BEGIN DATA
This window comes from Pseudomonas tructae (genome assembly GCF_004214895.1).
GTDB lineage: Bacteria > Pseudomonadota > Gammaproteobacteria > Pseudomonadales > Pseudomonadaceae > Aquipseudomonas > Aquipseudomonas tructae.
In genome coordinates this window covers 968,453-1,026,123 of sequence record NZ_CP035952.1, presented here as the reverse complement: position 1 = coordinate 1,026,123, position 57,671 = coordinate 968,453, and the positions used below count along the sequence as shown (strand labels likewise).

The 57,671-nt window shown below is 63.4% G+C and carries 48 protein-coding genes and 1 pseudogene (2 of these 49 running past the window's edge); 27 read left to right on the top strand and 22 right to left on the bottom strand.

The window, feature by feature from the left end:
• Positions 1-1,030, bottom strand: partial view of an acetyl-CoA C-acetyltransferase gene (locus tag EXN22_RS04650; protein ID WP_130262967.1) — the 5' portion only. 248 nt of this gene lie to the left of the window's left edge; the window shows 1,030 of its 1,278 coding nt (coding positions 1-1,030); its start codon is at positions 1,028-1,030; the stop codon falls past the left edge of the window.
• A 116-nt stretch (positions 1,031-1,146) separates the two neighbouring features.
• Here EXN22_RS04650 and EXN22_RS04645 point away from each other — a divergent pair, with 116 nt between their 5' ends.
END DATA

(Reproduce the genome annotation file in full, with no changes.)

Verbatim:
This window comes from Pseudomonas tructae (genome assembly GCF_004214895.1).
GTDB lineage: Bacteria > Pseudomonadota > Gammaproteobacteria > Pseudomonadales > Pseudomonadaceae > Aquipseudomonas > Aquipseudomonas tructae.
In genome coordinates this window covers 968,453-1,026,123 of sequence record NZ_CP035952.1, presented here as the reverse complement: position 1 = coordinate 1,026,123, position 57,671 = coordinate 968,453, and the positions used below count along the sequence as shown (strand labels likewise).

The 57,671-nt window shown below is 63.4% G+C and carries 48 protein-coding genes and 1 pseudogene (2 of these 49 running past the window's edge); 27 read left to right on the top strand and 22 right to left on the bottom strand.

The window, feature by feature from the left end:
• Positions 1-1,030, bottom strand: partial view of an acetyl-CoA C-acetyltransferase gene (locus tag EXN22_RS04650; protein ID WP_130262967.1) — the 5' portion only. 248 nt of this gene lie to the left of the window's left edge; the window shows 1,030 of its 1,278 coding nt (coding positions 1-1,030); its start codon is at positions 1,028-1,030; the stop codon falls past the left edge of the window.
• A 116-nt stretch (positions 1,031-1,146) separates the two neighbouring features.
• Here EXN22_RS04650 and EXN22_RS04645 point away from each other — a divergent pair, with 116 nt between their 5' ends.